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J Thorac Cardiovasc Surg. 2003 Sep;126(3):744-7.

Complication of benign tracheobronchial strictures by self-expanding metal stents.

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Division of Thoracic Surgery, Massachusetts General Hospital, Blake 1570, Fruit Street, Boston, MA 02114, USA.



Self-expanding metal stents are used to palliate benign strictures. We examined the complications of this approach.


Between 1997 and 2002, we observed recurrent airway obstruction and extension of benign inflammatory strictures after the placement of tracheobronchial Microvasive Ultraflex stents and Wallstents (Boston Scientific Corp, Natick, Mass), in 10 patients with postintubation strictures and 5 with other indications; all but 1 patient were referred to us. Patients with tracheal (9), subglottic (1), combined tracheal and subglottic (3), and bronchial (2) strictures had been treated with covered and uncovered Wallstents (6) and Microvasive Ultraflex stents (9).


After stent insertion, stricture and granulations within previously normal airway were seen in all patients. New subglottic strictures resulting from the stent caused hoarseness in 4 patients. A bronchoesophageal fistula was found in 1 patient at presentation and a tracheoesophageal fistula in another during extraction of a Wallstent. Primary surgical reconstruction, judged to have been feasible before wire stent insertion in 10 patients, was possible after stenting in only 7 and failed in 2. Palliative tubes were placed in 60% (9/15). Self-expanding metal stents may lengthen luminal damage, incite subglottic strictures, and cause esophagorespiratory fistula in inflammatory airway strictures. The injury is severe, occurs after a short duration of stenting, and precludes definitive surgical treatment or requires more extensive tracheal resection.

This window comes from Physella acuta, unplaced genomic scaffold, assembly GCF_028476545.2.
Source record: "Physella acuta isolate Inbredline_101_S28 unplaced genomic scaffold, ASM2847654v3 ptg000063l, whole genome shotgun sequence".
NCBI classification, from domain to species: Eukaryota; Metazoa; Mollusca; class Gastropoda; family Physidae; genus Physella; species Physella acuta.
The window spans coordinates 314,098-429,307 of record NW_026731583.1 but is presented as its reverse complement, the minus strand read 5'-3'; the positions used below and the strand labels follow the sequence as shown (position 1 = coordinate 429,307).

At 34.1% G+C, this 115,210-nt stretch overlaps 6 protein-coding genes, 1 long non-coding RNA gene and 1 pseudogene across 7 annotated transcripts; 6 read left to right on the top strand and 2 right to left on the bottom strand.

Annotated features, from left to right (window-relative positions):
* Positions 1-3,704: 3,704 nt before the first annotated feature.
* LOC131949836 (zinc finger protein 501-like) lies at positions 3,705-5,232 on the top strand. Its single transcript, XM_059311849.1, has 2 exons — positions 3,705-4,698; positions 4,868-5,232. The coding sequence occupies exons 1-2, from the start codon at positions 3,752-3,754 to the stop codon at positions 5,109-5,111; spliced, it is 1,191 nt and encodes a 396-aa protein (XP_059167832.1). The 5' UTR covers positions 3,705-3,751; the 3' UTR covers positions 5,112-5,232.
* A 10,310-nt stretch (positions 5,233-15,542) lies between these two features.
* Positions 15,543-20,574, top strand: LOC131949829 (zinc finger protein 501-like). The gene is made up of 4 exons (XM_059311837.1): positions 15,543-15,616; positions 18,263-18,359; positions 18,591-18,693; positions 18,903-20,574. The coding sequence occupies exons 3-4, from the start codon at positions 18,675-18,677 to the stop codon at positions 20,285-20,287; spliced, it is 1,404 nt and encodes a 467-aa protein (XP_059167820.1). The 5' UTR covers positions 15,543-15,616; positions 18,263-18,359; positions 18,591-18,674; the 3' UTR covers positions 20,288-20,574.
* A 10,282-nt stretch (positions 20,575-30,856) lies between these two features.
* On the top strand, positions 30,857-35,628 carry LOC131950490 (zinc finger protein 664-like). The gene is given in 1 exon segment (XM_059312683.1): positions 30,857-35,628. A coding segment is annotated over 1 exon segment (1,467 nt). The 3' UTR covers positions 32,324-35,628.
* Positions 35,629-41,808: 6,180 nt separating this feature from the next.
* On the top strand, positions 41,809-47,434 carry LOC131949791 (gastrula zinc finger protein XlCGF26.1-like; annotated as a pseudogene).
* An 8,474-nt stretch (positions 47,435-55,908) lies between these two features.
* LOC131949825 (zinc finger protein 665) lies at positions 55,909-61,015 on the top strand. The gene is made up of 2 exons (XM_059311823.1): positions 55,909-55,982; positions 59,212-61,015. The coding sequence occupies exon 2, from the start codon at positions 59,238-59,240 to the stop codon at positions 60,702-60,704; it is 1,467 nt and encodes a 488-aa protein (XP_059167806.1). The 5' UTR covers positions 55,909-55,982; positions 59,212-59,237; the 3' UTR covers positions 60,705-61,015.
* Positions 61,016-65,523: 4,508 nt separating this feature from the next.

The current generation of self-expanding metal stents should be avoided in benign strictures of trachea and bronchi.

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